- Ahead of the federal election, climate policy remains an Achilles heel for the Coalition, with Australia’s growing national emissions profile, and the prospect of a 9-12 month demand gap over 2017-18 , increasing pressure on the government to articulate a new climate policy approach.
- While we believe a new policy statement is required to address long-term uncertainty, calls for major policy detail to be released ahead of the federal election are unlikely to be heeded, with the government reluctant to jump the gun prior to its 2017 review, which has broad support within the Coalition party room.
- Despite the uncertain policy environment, we currently view ‘government rhetoric’ – not policy design – as the key impediment to local market confidence.
- Even should current policy remain the same, we believe that the government may be able to restore certainty to the market by simply changing its rhetoric and more clearly communicating its existing policy to the market.
- In doing so, we believe the government has an opportunity to position its Direct Action Plan – particularly the Safeguard Mechanism – as a “soft start”, fiscally responsible scheme, whereby the flexibility provided to companies (as currently designed) may be utilised to prepare high emitting companies for future compliance obligations.
- Such an approach would be comparable to markets such as the Europe, the eastern United States, California and China, where ‘Phase I’ policy was intentionally set with low compliance obligations to provide companies with time to “learn by doing” ahead of the future scale-up of policy.
- As noted in earlier updates, we do not believe that the Australian market currently requires a ‘high ambition’ or high cost policy. Given Australia is able to increase its emissions and still meet its Kyoto commitment, we believe that a “soft start” scheme is far more befitting the current political and economic climate.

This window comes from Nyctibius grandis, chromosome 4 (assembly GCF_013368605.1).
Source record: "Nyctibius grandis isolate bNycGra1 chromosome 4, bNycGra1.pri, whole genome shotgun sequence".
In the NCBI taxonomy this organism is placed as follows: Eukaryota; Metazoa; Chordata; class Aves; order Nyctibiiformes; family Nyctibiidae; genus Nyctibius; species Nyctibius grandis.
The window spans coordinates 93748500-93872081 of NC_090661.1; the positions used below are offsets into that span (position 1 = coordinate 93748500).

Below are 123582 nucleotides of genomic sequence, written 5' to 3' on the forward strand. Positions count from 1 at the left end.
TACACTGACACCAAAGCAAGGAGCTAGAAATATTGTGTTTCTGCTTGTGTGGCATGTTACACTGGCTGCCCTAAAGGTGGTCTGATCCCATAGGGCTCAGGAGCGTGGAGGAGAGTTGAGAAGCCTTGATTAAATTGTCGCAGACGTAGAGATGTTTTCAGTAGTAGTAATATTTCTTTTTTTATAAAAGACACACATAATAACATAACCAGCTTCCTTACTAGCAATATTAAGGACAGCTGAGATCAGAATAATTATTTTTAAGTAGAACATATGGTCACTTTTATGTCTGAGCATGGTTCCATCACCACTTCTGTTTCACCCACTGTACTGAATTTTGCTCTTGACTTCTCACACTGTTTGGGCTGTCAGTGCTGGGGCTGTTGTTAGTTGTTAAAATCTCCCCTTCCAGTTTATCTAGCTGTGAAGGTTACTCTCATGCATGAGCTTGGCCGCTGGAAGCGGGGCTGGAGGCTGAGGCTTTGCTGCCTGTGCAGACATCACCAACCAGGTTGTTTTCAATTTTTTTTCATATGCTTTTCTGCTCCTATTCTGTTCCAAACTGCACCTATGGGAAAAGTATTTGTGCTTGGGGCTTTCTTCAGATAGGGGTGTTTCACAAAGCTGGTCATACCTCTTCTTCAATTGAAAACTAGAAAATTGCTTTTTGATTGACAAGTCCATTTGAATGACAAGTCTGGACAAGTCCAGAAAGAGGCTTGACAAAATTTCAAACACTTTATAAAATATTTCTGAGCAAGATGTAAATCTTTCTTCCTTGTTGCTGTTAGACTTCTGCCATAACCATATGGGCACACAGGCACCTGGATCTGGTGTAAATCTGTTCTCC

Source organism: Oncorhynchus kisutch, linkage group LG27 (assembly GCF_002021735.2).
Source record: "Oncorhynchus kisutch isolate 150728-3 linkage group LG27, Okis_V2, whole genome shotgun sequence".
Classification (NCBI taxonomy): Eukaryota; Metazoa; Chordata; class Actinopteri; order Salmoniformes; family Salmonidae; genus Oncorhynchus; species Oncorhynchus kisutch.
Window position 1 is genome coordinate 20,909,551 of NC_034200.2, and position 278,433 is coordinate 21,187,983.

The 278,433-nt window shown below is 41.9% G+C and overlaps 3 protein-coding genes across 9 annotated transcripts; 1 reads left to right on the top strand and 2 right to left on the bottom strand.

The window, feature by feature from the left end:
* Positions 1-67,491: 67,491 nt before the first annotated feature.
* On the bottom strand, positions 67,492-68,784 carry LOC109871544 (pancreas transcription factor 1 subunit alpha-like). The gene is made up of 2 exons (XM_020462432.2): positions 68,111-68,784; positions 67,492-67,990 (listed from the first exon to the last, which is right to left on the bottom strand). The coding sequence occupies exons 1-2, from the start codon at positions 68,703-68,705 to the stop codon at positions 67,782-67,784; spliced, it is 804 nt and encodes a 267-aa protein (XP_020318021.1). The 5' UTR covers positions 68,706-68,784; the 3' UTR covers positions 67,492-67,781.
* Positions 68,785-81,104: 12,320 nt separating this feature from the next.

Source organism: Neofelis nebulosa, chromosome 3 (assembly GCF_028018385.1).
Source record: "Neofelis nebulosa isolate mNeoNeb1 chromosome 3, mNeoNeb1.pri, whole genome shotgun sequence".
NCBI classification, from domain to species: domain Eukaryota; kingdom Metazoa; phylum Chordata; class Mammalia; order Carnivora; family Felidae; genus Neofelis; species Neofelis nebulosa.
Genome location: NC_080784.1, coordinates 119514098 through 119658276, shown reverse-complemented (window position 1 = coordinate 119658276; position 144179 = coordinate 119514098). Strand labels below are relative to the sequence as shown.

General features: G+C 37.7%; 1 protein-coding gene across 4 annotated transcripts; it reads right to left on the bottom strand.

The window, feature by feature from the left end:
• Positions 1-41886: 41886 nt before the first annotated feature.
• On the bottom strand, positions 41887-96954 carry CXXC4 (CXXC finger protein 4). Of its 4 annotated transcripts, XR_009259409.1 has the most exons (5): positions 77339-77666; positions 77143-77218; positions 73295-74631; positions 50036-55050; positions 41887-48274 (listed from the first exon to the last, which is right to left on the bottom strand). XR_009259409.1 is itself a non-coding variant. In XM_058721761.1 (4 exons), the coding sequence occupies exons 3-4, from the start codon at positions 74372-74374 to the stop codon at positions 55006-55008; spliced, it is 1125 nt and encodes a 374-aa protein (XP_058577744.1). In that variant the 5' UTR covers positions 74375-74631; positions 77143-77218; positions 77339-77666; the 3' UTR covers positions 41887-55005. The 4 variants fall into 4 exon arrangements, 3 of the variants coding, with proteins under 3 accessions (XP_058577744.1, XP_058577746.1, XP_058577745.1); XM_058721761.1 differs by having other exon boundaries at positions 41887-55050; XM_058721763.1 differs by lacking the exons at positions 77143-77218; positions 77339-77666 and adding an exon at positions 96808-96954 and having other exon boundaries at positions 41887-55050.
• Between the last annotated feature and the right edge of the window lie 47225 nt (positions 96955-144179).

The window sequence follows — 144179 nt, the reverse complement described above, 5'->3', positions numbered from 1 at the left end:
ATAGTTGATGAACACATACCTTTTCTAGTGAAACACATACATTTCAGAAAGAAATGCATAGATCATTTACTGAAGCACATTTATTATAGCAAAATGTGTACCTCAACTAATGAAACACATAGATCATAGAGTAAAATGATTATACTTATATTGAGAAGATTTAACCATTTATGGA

- On the face of it, the government’s Safeguard Mechanism – as currently designed – shares similarities with “soft start” ETS policy in markets such as the EU ETS, the RGGI and California’s Cap-and-Trade Program.
- Critically, in these markets, the timeline for the scale up of compliance obligations was clearly communicated from the beginning of the scheme, providing market participants with certainty over the long-term direction of the market, even though the detail and design of subsequent ‘market phases’ was set at a later point.
- Such an approach may suit the Australian market, whereby the Coalition may be able to maintain its current policy, yet simply provide greater transparency on the long-term direction of its Safeguard Mechanism. This may be done by communicating ‘market phases’ that more accurately match the design of its existing policy, as outlined within this Market Update.
- Moreover, this may buy time for the government to defer the detail of its policy, such as rules, trading, ambition, etc, to a later consultation process (such as the policy review), while enabling it to immediately restore confidence in the market, without any change to its policy.
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